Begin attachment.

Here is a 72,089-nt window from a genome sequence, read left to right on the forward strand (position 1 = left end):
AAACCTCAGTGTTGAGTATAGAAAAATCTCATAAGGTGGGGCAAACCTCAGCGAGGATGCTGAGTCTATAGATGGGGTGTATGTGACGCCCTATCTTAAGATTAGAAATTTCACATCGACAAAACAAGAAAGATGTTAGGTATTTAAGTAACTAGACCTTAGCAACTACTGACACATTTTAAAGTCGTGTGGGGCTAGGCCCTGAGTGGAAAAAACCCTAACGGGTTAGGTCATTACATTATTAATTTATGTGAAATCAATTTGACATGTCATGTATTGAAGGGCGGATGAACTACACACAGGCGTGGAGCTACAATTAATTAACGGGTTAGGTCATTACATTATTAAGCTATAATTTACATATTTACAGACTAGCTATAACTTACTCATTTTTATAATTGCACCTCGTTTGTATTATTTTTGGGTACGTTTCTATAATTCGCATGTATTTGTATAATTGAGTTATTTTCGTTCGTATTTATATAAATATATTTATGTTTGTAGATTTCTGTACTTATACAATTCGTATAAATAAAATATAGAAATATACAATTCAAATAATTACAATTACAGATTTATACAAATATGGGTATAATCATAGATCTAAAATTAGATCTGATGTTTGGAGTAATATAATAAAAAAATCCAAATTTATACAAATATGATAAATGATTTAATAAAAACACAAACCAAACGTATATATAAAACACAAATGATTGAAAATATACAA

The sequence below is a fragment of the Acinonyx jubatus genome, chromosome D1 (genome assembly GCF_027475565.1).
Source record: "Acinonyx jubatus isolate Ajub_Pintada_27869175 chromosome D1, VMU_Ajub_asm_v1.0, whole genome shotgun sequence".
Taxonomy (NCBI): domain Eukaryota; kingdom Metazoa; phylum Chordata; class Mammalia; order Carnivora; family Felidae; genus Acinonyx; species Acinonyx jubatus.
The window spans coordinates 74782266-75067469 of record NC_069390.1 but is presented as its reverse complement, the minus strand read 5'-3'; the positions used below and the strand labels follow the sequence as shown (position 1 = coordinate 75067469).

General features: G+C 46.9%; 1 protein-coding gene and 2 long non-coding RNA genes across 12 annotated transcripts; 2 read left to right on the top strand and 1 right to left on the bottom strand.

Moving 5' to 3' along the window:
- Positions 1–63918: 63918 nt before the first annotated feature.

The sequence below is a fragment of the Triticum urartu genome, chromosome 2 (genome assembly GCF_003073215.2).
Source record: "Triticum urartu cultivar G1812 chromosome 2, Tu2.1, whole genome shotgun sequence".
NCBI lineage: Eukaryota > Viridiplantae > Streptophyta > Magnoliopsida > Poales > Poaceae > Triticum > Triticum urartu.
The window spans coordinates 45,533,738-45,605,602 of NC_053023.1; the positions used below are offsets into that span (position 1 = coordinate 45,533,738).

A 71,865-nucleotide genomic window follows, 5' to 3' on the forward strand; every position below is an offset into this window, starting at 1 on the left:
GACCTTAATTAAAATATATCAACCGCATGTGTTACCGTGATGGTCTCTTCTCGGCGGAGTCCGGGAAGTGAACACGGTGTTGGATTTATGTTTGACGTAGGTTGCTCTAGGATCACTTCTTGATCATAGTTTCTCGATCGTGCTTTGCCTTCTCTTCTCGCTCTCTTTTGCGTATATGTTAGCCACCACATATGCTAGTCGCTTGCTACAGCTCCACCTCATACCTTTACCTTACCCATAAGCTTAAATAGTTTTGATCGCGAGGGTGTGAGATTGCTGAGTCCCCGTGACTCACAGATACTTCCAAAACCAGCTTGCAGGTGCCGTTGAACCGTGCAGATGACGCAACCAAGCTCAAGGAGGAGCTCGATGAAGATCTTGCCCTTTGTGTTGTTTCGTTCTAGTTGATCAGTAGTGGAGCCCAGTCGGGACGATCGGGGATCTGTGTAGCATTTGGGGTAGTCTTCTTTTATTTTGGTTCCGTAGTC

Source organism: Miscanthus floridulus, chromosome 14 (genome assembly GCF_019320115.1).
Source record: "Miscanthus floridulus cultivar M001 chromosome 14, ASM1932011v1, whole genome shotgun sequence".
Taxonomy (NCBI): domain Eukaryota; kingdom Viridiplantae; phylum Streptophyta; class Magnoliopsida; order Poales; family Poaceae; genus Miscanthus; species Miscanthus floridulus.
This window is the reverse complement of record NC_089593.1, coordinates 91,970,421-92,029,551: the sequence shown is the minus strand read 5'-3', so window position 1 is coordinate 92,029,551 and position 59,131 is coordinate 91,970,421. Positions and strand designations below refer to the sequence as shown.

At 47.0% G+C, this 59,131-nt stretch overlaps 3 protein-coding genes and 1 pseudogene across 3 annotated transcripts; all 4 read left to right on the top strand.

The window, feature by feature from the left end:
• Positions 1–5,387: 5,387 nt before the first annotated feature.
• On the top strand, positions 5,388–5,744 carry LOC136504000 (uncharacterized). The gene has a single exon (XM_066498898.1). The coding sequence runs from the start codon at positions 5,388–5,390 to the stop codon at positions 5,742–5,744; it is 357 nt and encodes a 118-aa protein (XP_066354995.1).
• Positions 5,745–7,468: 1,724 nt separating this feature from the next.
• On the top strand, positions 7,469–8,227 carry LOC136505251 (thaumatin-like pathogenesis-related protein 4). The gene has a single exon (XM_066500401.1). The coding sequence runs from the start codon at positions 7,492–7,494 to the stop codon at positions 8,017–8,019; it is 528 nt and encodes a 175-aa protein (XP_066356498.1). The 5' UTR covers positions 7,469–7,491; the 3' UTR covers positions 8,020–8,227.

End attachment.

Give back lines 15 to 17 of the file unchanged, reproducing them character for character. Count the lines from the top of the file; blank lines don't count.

GACCTTAATTAAAATATATCAACCGCATGTGTTACCGTGATGGTCTCTTCTCGGCGGAGTCCGGGAAGTGAACACGGTGTTGGATTTATGTTTGACGTAGGTTGCTCTAGGATCACTTCTTGATCATAGTTTCTCGATCGTGCTTTGCCTTCTCTTCTCGCTCTCTTTTGCGTATATGTTAGCCACCACATATGCTAGTCGCTTGCTACAGCTCCACCTCATACCTTTACCTTACCCATAAGCTTAAATAGTTTTGATCGCGAGGGTGTGAGATTGCTGAGTCCCCGTGACTCACAGATACTTCCAAAACCAGCTTGCAGGTGCCGTTGAACCGTGCAGATGACGCAACCAAGCTCAAGGAGGAGCTCGATGAAGATCTTGCCCTTTGTGTTGTTTCGTTCTAGTTGATCAGTAGTGGAGCCCAGTCGGGACGATCGGGGATCTGTGTAGCATTTGGGGTAGTCTTCTTTTATTTTGGTTCCGTAGTC

Source organism: Miscanthus floridulus, chromosome 14 (genome assembly GCF_019320115.1).
Source record: "Miscanthus floridulus cultivar M001 chromosome 14, ASM1932011v1, whole genome shotgun sequence".